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Scientific Challenge

"One of the greatest success stories of modern times is the increasing number of people living into old age. However, this triumph of humanity is also one of our greatest challenges" - Kofi Annan, Nobel Prize Winner

Decline in cognitive abilities, like memory and attention, represents the most profound threat to active and healthy ageing, and heralds economic and social catastrophe. The ageing population is one of the greatest challenges facing mankind, because the imminent doubling of the ageing population will double the demands on health and social services,with impaired cognitive function being the biggest obstacle to active and healthy ageing.

However, there is considerable inter-individual variability with regard to the nature and severity of cognitive impairment observed, and some individuals do not experience any decline with age. This heterogeneity of cognitive functioning observed in older adults, together with the scientific discovery that the brain is plastic (i.e. has the capacity to change structure and ultimately function across the lifespan) has sparked considerable global interest in finding ways to maintain cognitive function, prevent decline, extend independent living and promote active and healthy ageing.

Enhancing brain function: A scientific revolution

The ground breaking finding that the human brain is 'plastic' and is shaped by experience, training and stimulation at any age has overturned previous pessimistic and incorrect assumptions about complete 'hard-wiring' of the brain that prevailed for much of the twentieth century. We now have methods for stimulating the brains of people, including elders, and of increasing mental function and real life performance as a result. A very brief selection of some of the findings from this research include:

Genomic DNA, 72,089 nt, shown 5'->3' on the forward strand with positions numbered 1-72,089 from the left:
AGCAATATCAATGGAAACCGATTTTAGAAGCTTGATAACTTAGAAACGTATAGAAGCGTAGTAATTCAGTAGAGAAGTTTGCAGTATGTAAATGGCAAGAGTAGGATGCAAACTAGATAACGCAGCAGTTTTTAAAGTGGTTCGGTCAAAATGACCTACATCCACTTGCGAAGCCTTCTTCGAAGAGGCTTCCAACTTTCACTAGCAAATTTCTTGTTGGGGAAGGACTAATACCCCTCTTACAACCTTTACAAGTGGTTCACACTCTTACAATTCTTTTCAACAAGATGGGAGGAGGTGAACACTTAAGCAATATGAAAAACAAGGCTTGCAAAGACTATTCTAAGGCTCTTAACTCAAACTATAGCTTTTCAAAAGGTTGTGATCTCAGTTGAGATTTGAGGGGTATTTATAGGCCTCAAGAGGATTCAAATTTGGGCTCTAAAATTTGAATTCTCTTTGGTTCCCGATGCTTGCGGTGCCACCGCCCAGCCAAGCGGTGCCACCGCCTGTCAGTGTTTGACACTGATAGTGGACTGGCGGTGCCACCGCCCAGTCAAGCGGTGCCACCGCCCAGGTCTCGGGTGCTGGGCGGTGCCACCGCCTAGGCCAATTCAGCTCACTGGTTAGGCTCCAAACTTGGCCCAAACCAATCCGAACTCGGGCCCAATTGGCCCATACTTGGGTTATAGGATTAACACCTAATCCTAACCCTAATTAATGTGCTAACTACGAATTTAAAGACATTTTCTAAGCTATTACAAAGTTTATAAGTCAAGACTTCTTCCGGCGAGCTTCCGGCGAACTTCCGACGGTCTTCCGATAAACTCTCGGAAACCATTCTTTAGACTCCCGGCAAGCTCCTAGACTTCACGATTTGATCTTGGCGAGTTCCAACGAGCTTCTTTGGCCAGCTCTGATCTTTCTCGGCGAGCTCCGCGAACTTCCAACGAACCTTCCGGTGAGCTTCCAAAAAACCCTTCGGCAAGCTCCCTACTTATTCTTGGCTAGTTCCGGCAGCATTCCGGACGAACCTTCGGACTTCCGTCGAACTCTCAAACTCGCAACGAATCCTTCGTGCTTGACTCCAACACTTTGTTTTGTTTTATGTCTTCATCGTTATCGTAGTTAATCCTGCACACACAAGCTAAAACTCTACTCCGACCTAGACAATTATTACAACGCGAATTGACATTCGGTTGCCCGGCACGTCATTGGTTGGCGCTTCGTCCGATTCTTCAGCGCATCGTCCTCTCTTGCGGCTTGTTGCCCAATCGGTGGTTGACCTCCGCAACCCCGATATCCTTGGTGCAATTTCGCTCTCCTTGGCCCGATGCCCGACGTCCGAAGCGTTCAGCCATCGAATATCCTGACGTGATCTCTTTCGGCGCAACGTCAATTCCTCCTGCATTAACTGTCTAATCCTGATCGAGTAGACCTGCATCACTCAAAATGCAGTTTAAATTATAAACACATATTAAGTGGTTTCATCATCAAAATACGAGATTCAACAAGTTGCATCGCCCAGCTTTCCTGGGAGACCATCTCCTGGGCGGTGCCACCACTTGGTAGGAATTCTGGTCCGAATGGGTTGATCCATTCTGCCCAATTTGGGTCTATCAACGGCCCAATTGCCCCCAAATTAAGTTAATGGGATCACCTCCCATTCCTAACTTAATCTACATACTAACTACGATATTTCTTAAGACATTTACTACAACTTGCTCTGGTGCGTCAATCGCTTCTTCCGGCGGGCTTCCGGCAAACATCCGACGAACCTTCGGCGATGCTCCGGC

Older couple playing computer game

  • Leisure activities/mental activity predict conversion to Alzheimer's disease in the over 75s;
  • Over 60's who learn piano improve cognitive function;
  • Recovery from certain types of stroke disability is proportional to the number of hours of physiotherapy;
  • Social engagement in old age predicts the degree of Alzheimer linked brain pathology (neurofibrillary tangles);
  • Older people searching the internet show significantly enhanced blood flow and brain activation in frontal lobes;
  • Older people playing demanding strategic computer games show enduring improvements in high level mental functions;
  • Computer delivered cognitive training can enhance memory and other cognitive functions in elders, and these benefits can translate into improved everyday function.

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Email: neil@tcd.ie
Last updated 10 July 2012

Enhance / Enable / Educate / Empower